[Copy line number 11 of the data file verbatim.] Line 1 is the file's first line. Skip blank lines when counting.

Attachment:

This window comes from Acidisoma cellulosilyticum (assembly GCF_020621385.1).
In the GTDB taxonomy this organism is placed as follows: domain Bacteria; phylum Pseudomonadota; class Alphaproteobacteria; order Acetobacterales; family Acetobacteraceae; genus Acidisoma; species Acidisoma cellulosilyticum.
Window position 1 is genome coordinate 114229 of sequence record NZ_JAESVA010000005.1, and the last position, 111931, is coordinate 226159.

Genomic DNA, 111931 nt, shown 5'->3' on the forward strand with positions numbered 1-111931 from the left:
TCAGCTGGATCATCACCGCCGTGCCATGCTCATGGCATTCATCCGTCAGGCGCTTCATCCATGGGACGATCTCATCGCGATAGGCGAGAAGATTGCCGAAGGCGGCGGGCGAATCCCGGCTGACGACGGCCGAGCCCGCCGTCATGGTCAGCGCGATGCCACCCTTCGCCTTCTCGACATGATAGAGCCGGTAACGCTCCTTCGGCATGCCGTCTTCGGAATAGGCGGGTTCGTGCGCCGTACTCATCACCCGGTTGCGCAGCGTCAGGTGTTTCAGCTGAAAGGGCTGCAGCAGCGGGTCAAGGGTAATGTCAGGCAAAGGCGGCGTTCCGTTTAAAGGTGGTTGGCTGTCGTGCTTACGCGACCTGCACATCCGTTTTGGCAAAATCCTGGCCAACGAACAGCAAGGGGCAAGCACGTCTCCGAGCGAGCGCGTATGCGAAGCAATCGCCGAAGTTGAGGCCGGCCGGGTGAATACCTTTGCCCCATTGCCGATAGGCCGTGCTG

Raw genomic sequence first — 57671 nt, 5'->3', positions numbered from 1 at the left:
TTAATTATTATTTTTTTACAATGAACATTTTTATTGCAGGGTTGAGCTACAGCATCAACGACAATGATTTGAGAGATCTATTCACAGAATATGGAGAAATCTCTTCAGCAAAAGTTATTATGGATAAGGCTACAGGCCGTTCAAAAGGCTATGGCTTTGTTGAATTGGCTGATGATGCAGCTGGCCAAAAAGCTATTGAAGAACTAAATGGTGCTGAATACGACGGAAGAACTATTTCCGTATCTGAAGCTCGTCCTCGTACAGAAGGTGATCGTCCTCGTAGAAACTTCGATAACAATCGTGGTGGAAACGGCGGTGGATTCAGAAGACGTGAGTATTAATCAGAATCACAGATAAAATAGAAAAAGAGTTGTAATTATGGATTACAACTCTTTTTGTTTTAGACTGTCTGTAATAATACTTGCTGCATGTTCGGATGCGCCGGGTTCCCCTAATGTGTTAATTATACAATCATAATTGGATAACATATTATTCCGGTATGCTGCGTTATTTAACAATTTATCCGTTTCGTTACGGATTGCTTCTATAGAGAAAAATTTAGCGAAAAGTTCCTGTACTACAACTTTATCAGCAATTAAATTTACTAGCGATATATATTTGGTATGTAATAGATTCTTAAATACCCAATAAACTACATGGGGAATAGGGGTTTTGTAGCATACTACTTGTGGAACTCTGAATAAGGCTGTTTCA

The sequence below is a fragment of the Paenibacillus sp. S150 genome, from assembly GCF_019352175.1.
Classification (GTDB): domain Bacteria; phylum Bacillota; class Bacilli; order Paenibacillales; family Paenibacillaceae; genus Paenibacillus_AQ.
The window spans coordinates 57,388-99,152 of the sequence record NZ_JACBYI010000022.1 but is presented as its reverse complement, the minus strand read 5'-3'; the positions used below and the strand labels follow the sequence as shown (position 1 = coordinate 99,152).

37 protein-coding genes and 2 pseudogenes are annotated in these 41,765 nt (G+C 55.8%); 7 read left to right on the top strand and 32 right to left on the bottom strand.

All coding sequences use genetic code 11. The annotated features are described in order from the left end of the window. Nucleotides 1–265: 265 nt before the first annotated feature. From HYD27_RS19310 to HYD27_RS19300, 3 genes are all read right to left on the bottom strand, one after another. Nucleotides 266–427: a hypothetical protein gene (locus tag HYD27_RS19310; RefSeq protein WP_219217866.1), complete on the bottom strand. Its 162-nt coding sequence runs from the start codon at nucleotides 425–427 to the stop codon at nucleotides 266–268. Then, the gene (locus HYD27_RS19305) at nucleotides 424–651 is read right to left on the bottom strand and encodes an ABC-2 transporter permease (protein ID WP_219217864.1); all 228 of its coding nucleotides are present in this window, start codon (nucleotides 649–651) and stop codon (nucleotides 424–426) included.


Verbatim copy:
37 protein-coding genes and 2 pseudogenes are annotated in these 41,765 nt (G+C 55.8%); 7 read left to right on the top strand and 32 right to left on the bottom strand.